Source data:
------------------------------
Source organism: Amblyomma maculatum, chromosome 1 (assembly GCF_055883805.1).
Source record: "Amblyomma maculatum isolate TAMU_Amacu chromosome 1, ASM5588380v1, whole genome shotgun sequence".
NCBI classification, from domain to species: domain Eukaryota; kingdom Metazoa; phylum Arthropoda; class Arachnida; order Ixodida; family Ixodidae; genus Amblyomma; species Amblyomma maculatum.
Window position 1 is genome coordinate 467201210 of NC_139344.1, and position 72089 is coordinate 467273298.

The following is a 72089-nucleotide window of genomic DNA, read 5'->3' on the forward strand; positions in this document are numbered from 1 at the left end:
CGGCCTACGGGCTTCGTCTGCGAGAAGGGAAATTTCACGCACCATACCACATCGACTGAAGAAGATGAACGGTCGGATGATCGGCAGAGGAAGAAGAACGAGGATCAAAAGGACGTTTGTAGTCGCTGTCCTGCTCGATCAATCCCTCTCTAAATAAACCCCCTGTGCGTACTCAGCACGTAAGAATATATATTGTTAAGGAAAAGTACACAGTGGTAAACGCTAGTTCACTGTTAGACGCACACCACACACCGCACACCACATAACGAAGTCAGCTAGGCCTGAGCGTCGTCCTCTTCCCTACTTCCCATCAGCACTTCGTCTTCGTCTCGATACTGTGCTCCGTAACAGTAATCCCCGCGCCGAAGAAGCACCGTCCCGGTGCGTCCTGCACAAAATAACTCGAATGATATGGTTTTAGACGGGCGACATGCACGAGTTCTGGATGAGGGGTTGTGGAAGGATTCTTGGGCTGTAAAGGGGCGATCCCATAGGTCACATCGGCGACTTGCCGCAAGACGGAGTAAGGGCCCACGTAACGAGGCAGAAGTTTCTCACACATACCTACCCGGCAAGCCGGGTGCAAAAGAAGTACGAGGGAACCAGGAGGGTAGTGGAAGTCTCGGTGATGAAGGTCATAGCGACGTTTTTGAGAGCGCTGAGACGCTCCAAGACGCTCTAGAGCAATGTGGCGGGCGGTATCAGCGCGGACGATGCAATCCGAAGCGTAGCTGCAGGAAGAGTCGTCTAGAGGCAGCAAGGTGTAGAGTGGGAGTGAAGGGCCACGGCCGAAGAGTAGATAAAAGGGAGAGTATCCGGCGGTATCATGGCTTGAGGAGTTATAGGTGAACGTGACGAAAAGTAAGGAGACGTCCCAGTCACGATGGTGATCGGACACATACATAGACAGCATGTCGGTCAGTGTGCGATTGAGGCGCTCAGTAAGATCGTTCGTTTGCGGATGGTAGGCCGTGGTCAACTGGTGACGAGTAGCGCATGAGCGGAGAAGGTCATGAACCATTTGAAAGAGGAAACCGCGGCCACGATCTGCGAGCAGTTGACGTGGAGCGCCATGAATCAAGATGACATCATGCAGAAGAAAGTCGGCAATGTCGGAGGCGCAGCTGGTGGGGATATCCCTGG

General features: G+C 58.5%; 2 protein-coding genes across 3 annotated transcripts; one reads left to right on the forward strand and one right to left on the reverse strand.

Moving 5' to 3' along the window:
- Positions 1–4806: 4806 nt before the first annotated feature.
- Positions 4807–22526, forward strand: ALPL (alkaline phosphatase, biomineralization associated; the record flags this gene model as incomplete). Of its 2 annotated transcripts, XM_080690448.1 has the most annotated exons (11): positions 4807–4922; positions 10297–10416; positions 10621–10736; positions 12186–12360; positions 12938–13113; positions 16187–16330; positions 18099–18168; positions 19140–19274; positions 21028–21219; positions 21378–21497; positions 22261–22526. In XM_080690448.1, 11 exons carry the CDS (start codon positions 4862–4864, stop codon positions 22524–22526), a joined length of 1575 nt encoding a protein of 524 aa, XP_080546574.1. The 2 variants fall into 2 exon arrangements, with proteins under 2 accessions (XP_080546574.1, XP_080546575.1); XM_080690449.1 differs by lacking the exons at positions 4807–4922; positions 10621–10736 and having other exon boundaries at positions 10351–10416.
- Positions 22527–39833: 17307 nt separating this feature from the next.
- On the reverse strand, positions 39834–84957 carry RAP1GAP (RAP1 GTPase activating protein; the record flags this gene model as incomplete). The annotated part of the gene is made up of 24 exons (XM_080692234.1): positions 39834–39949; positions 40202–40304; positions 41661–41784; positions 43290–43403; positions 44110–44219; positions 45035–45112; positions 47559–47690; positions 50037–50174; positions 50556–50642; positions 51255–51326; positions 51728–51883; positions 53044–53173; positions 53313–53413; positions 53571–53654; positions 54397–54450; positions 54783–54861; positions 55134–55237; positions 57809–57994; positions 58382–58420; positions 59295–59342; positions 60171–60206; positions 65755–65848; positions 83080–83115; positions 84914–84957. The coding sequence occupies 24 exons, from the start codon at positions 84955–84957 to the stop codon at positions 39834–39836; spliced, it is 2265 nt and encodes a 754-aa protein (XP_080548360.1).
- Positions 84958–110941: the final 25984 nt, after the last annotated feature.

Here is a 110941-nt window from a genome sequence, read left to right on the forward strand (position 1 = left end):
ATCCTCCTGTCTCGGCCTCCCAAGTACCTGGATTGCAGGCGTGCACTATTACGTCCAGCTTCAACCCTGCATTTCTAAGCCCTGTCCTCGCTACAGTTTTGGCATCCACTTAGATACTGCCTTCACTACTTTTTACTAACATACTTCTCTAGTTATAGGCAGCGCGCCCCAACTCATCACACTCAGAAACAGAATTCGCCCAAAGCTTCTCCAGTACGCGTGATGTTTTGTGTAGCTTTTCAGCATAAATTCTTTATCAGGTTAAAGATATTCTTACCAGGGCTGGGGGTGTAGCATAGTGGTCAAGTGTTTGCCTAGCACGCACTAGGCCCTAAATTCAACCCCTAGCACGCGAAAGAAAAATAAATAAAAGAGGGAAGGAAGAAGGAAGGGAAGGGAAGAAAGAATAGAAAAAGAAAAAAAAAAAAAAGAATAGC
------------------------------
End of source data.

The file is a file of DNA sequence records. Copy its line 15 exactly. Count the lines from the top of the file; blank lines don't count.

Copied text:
ATCCTCCTGTCTCGGCCTCCCAAGTACCTGGATTGCAGGCGTGCACTATTACGTCCAGCTTCAACCCTGCATTTCTAAGCCCTGTCCTCGCTACAGTTTTGGCATCCACTTAGATACTGCCTTCACTACTTTTTACTAACATACTTCTCTAGTTATAGGCAGCGCGCCCCAACTCATCACACTCAGAAACAGAATTCGCCCAAAGCTTCTCCAGTACGCGTGATGTTTTGTGTAGCTTTTCAGCATAAATTCTTTATCAGGTTAAAGATATTCTTACCAGGGCTGGGGGTGTAGCATAGTGGTCAAGTGTTTGCCTAGCACGCACTAGGCCCTAAATTCAACCCCTAGCACGCGAAAGAAAAATAAATAAAAGAGGGAAGGAAGAAGGAAGGGAAGGGAAGAAAGAATAGAAAAAGAAAAAAAAAAAAAAGAATAGC